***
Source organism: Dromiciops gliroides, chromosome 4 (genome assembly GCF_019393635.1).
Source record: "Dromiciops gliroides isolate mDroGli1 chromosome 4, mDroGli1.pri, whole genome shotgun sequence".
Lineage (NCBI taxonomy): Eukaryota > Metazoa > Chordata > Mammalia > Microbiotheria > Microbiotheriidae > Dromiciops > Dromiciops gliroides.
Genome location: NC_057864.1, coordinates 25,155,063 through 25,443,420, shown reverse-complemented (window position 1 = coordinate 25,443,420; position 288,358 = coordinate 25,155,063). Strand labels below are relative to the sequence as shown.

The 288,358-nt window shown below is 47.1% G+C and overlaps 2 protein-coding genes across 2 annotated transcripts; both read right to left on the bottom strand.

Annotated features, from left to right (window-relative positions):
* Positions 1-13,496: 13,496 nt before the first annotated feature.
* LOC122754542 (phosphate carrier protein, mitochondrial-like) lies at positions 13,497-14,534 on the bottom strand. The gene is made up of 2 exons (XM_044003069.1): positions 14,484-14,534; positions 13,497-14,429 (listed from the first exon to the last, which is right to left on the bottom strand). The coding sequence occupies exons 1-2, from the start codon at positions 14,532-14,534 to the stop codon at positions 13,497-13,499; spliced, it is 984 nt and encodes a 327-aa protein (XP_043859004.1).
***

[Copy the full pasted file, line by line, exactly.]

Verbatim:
Source organism: Dromiciops gliroides, chromosome 4 (genome assembly GCF_019393635.1).
Source record: "Dromiciops gliroides isolate mDroGli1 chromosome 4, mDroGli1.pri, whole genome shotgun sequence".
Lineage (NCBI taxonomy): Eukaryota > Metazoa > Chordata > Mammalia > Microbiotheria > Microbiotheriidae > Dromiciops > Dromiciops gliroides.
Genome location: NC_057864.1, coordinates 25,155,063 through 25,443,420, shown reverse-complemented (window position 1 = coordinate 25,443,420; position 288,358 = coordinate 25,155,063). Strand labels below are relative to the sequence as shown.

The 288,358-nt window shown below is 47.1% G+C and overlaps 2 protein-coding genes across 2 annotated transcripts; both read right to left on the bottom strand.

Annotated features, from left to right (window-relative positions):
* Positions 1-13,496: 13,496 nt before the first annotated feature.
* LOC122754542 (phosphate carrier protein, mitochondrial-like) lies at positions 13,497-14,534 on the bottom strand. The gene is made up of 2 exons (XM_044003069.1): positions 14,484-14,534; positions 13,497-14,429 (listed from the first exon to the last, which is right to left on the bottom strand). The coding sequence occupies exons 1-2, from the start codon at positions 14,532-14,534 to the stop codon at positions 13,497-13,499; spliced, it is 984 nt and encodes a 327-aa protein (XP_043859004.1).